Key Takeaway: Subjective monetary policy despite decade-high inflation numbers illustrates the attractiveness of bitcoin's fixed, disinflationary supply schedule.
While Jerome Powell and the Federal Reserve battle the media, traders, and investors on whether inflation is transitory or not, the truth is, inflation is here for now. Last Tuesday, the headline US Consumer Price Index rose 5.4% year-over-year (the highest since 2008) with the core measure rising 4.5% (the highest since 1992). On a month-over-month basis, both headline and core numbers rose 0.9%, reflecting the economic reality many Americans have experienced over the last couple of months.
Despite decade-high numbers (or even longer) in the CPI print, Federal Reserve Chair Jerome Powell said it was still too soon to scale back the central bank’s aggressive support for the U.S. economy.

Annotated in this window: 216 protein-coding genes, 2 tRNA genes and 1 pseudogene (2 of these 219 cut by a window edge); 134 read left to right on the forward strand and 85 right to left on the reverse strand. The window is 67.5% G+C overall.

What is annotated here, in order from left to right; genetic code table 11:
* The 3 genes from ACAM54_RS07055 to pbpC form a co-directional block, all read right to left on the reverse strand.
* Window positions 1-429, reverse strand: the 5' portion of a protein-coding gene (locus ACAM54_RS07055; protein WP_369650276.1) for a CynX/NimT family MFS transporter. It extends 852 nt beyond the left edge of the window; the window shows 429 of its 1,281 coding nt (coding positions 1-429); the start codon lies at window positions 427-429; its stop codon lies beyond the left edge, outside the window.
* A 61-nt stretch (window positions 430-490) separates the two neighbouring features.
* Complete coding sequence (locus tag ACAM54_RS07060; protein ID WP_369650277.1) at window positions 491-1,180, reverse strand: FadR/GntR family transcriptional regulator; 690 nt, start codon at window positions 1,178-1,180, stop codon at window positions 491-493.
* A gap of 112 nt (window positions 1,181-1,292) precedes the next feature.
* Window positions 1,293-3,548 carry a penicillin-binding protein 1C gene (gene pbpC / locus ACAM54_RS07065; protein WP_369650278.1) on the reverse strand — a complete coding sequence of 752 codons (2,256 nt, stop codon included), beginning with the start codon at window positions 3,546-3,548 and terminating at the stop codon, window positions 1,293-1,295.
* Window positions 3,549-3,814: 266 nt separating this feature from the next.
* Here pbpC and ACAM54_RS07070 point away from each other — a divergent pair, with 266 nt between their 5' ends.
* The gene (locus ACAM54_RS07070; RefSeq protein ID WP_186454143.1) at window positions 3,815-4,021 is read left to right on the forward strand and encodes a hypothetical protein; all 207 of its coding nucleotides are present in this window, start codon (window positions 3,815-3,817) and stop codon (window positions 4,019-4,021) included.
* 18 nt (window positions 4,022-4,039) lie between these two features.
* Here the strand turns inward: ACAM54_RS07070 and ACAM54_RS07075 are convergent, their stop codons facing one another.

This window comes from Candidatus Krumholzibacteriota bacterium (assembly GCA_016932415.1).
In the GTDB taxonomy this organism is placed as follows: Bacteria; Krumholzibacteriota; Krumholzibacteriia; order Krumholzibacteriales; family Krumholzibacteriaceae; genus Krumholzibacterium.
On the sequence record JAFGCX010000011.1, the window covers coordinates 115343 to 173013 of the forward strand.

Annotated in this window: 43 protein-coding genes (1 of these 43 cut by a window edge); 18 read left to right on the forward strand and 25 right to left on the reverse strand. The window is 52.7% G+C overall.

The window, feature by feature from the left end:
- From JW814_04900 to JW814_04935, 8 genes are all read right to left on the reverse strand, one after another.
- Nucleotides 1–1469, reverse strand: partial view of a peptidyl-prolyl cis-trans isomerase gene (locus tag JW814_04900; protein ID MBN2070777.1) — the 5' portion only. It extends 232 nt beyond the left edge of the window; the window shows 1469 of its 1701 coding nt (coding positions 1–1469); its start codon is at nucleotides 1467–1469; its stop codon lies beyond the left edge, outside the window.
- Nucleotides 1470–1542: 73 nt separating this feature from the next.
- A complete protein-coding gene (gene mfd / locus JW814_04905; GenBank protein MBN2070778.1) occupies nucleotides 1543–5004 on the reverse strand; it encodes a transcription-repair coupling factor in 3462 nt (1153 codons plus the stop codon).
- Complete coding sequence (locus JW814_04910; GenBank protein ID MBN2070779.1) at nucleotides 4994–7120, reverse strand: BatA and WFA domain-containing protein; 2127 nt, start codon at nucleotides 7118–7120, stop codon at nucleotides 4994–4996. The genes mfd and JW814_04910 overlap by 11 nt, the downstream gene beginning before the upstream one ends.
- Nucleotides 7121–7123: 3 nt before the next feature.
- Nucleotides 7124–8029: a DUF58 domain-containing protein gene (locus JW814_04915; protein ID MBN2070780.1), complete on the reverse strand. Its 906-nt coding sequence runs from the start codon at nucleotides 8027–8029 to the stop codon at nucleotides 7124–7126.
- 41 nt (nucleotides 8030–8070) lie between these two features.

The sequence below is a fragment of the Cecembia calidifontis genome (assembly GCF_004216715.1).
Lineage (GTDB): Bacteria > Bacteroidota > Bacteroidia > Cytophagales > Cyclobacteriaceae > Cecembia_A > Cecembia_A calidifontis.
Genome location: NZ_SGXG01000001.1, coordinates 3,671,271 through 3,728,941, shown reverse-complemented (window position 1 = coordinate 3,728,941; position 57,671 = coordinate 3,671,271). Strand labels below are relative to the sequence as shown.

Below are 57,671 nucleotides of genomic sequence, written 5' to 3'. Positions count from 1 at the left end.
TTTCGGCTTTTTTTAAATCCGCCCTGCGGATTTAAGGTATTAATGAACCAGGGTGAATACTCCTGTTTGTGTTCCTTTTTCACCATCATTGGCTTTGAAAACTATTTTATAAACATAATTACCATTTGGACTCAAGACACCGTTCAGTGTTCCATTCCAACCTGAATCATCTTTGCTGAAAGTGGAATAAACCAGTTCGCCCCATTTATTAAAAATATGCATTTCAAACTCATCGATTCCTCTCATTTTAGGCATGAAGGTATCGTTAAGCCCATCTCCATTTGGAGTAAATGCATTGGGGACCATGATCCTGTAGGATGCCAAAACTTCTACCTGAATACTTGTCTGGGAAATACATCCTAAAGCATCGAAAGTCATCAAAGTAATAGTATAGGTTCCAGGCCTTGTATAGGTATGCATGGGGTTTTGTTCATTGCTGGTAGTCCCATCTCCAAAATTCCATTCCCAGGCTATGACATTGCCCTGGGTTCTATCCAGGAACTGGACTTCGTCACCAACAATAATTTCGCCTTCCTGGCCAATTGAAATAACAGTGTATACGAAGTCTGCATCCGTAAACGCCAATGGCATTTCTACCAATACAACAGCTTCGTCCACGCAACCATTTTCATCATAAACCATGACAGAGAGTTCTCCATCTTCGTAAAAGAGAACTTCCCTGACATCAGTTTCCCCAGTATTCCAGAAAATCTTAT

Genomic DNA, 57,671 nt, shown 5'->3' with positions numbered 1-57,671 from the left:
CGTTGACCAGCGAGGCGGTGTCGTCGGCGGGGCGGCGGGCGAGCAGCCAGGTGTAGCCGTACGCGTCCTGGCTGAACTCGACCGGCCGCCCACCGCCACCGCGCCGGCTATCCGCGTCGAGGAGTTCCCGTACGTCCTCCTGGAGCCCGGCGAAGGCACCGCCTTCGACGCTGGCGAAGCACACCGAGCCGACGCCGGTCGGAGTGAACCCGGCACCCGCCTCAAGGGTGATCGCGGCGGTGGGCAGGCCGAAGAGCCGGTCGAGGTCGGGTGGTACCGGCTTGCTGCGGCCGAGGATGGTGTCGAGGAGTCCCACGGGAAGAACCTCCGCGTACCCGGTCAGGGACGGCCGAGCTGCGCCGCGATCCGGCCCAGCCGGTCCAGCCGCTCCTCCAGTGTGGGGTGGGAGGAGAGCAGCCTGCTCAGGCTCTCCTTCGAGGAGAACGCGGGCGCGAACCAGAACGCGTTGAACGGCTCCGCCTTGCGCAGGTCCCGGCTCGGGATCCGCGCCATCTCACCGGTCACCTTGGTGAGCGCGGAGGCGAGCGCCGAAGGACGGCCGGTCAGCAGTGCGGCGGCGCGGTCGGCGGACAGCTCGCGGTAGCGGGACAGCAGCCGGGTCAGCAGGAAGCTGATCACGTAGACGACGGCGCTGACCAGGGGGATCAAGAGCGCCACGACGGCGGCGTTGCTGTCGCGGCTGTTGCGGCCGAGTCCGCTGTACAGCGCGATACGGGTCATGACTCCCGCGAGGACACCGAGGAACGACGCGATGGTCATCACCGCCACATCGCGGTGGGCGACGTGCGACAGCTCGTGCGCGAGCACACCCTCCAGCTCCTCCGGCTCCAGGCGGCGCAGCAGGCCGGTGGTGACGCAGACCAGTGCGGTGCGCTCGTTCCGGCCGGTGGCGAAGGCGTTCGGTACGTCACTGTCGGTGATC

So what will it take? The cost of living continues to rise while the Fed remains lackadaisical in their Average Inflation Targeting regime. Members of the Senate Banking Committee questioned Chairman Jerome Powell for two days last week, as US citizens face the brunt of rising cost such as gas, groceries, used autos, and homes.
Even so, the FOMC maintains a subjective, broad stance on the timing and size of their tapering plan, creating continued uncertainty from traditional investors. The Fed's Balance Sheet currently stands at $8.2 Trillion, with the NY Fed maintaining purchases of $120 billion in assets per month.
So Why Bitcoin?
Inflation uncertainty is one reason why bitcoin remains attractive in the current environment. Bitcoin has a known, finite, and immutable supply structure. While the Federal Reserve remains subjective, bitcoin investors find reassurance in owning a scarce, disinflationary asset. With bitcoin, it is certain that there will only be 21M bitcoin in existence, with annual supply inflation now below 2% for the foreseeable future.
In the chart below, we illustrate Bitcoin’s expected circulating supply increases over the next 5 years: